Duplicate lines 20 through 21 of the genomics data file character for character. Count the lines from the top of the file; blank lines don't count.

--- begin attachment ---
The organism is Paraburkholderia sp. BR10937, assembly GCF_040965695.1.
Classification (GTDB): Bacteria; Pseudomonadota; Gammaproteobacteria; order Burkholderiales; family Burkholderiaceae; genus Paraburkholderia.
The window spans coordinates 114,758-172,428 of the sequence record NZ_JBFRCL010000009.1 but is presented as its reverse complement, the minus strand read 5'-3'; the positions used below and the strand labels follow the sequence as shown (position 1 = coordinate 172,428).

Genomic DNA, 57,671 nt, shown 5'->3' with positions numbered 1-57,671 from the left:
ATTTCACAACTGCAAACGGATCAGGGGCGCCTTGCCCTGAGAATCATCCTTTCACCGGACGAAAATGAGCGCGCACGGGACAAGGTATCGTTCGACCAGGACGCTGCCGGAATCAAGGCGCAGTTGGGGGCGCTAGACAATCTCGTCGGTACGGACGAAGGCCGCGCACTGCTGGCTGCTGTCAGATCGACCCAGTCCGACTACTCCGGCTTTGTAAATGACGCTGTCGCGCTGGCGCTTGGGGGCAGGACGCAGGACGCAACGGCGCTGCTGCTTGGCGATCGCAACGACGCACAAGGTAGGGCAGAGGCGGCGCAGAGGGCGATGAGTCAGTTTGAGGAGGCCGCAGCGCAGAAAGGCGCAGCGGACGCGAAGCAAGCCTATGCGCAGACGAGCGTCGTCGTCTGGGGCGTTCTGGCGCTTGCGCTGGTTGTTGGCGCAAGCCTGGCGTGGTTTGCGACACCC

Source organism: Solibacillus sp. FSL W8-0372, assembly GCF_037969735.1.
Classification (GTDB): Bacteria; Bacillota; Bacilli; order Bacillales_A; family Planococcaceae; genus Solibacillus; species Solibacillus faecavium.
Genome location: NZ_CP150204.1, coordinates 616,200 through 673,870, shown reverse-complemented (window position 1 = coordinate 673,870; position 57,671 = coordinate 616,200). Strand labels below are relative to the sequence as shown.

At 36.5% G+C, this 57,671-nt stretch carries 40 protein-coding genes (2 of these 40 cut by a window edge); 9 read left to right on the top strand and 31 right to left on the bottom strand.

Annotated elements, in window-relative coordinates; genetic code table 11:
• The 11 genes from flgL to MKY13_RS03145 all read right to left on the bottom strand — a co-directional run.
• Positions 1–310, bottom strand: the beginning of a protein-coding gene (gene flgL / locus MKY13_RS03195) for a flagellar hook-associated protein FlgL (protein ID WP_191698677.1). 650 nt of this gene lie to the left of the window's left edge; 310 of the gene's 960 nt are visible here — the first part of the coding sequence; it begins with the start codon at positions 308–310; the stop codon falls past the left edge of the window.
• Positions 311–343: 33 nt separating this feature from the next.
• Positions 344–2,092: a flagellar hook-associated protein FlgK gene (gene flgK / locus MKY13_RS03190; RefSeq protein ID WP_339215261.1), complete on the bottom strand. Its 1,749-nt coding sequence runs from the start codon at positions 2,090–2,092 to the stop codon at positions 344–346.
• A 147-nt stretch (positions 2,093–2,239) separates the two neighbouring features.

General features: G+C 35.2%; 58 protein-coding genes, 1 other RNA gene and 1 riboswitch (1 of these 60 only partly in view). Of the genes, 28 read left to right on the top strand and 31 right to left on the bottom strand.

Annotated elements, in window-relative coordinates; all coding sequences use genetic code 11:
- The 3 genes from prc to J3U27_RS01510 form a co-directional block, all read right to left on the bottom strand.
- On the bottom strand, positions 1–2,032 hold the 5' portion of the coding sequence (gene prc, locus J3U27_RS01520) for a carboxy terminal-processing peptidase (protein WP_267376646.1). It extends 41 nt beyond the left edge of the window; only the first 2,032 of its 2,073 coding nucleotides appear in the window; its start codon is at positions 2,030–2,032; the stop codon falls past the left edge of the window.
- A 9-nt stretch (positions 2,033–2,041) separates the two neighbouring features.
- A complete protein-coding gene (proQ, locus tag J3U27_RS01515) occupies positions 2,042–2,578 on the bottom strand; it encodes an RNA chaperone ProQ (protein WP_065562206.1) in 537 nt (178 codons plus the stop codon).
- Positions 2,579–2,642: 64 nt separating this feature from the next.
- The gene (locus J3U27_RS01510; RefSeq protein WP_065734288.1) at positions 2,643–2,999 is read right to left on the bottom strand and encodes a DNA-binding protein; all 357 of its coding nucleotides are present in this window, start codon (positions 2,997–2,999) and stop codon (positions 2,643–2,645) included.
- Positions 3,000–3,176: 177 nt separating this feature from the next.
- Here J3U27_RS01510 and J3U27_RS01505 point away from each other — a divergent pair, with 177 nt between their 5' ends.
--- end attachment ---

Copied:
- A 9-nt stretch (positions 2,033–2,041) separates the two neighbouring features.
- A complete protein-coding gene (proQ, locus tag J3U27_RS01515) occupies positions 2,042–2,578 on the bottom strand; it encodes an RNA chaperone ProQ (protein WP_065562206.1) in 537 nt (178 codons plus the stop codon).